Be ready for the alfalfa weevil
Source: Dr. Lee Townsend; UK Extension Entomologist
Alfalfa weevil is the key pest of the first cutting. Populations have been above normal over much of the state during the past two years so it is important to be watchful this spring. High populations may last for two to three years before natural enemies, diseases, and climatic factors begin to take their toll.
Temperature drives insect development so they may appear early or late, depending on how the spring unfolds. Fortunately, an alfalfa weevil degree-day model can indicate when to start checking fields for tip feeding, the signature damage of this key crop pest.
The table here shows the variation in degree-day accumulation that can occur in consecutive years, along with the predicted values for 2018.
The accumulation of 190 degree-days (base 48 degrees F) signals the time when early tip damage can appear in fields. Check degree-day accumulations for your area at the U.K. Ag Weather website, http://wwwagwx.ca.uky.edu/dd.php.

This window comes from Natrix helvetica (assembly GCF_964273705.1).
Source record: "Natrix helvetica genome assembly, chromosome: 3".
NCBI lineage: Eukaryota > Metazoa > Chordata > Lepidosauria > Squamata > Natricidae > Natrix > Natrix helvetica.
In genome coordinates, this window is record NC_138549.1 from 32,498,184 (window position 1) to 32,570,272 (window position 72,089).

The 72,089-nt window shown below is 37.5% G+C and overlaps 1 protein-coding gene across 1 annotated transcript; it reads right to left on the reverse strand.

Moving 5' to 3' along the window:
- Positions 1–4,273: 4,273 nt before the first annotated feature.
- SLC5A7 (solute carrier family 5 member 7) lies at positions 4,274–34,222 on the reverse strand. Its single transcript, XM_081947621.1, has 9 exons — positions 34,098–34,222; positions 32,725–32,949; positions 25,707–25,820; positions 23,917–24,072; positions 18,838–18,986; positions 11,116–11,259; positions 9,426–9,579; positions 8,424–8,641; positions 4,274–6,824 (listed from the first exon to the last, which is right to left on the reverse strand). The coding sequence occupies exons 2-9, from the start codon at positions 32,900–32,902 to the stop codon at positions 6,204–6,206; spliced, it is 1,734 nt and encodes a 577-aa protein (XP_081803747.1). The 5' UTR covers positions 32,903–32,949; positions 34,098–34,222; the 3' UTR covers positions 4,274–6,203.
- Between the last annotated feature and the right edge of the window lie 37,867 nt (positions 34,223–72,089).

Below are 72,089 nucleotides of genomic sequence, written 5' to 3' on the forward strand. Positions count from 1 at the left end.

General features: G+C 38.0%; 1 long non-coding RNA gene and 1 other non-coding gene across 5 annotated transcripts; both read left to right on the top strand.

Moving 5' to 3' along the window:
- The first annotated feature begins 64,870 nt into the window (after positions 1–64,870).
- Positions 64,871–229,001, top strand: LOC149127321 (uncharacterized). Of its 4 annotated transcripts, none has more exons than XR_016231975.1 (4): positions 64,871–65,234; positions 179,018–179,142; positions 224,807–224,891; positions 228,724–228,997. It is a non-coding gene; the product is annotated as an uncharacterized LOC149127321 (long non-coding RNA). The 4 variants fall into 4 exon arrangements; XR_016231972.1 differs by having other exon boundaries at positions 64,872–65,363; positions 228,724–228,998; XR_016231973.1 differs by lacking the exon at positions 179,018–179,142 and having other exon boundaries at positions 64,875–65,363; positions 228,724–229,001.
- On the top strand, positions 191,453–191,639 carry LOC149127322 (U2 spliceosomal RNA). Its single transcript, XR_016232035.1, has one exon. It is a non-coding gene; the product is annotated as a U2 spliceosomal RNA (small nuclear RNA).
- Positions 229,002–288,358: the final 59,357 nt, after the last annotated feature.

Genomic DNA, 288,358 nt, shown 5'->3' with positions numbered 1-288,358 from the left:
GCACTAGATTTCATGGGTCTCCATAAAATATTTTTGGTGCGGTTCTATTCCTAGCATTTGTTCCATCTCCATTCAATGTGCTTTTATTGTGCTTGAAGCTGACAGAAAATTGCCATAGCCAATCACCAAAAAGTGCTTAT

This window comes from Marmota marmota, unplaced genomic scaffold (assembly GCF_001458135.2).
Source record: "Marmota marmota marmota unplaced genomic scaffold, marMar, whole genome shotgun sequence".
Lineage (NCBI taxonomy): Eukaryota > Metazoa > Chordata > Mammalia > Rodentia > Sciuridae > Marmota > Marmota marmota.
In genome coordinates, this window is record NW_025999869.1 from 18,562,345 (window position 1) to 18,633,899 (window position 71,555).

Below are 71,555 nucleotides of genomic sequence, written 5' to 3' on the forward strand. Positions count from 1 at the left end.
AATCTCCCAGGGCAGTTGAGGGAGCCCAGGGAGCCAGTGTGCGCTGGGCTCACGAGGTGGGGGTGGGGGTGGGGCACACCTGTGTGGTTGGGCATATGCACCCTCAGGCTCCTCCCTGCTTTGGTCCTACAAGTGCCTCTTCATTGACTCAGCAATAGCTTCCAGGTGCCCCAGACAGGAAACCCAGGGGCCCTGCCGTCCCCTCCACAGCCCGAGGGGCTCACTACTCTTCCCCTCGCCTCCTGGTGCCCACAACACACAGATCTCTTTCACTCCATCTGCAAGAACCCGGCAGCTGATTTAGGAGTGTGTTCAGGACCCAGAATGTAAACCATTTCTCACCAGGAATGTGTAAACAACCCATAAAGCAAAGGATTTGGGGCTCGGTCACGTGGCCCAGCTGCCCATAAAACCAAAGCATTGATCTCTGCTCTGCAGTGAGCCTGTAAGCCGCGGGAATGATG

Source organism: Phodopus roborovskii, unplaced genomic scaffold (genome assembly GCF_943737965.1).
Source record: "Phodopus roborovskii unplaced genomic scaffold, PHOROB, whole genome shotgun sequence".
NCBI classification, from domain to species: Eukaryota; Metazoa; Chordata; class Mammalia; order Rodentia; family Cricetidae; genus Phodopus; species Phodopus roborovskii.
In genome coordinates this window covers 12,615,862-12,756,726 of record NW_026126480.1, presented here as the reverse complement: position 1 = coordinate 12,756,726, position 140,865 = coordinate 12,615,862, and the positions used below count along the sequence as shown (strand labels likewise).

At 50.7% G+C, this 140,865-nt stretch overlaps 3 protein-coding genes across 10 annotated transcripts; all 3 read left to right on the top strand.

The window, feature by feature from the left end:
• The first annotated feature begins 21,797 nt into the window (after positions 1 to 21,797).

The second critical time to check for damage should occur when 225 degree-days have accumulated. At this time, spring-laid eggs should have begun to hatch. Pay particular attention to fields that had significant weevil damage last spring.
Just looking for feeding holes or using a sweep net will indicate the presence of weevil larvae in fields, but stem sampling will give a more accurate assessment of the situation. Using degree-day accumulations, average alfalfa stem length, and numbers of alfalfa weevil grubs per 30 tips is a reliable way to assess the need for treatment. A weevil scouting procedure is outlined in Alfalfa Weevil Sampling Program (EntFact 127). If alfalfa weevil numbers exceed treatment guidelines early in the season, application of the high label rate is recommended to provide longer residual control. Many insecticide options exist for alfalfa weevil control; however, some products should not be applied to mixed stands of alfalfa and grass.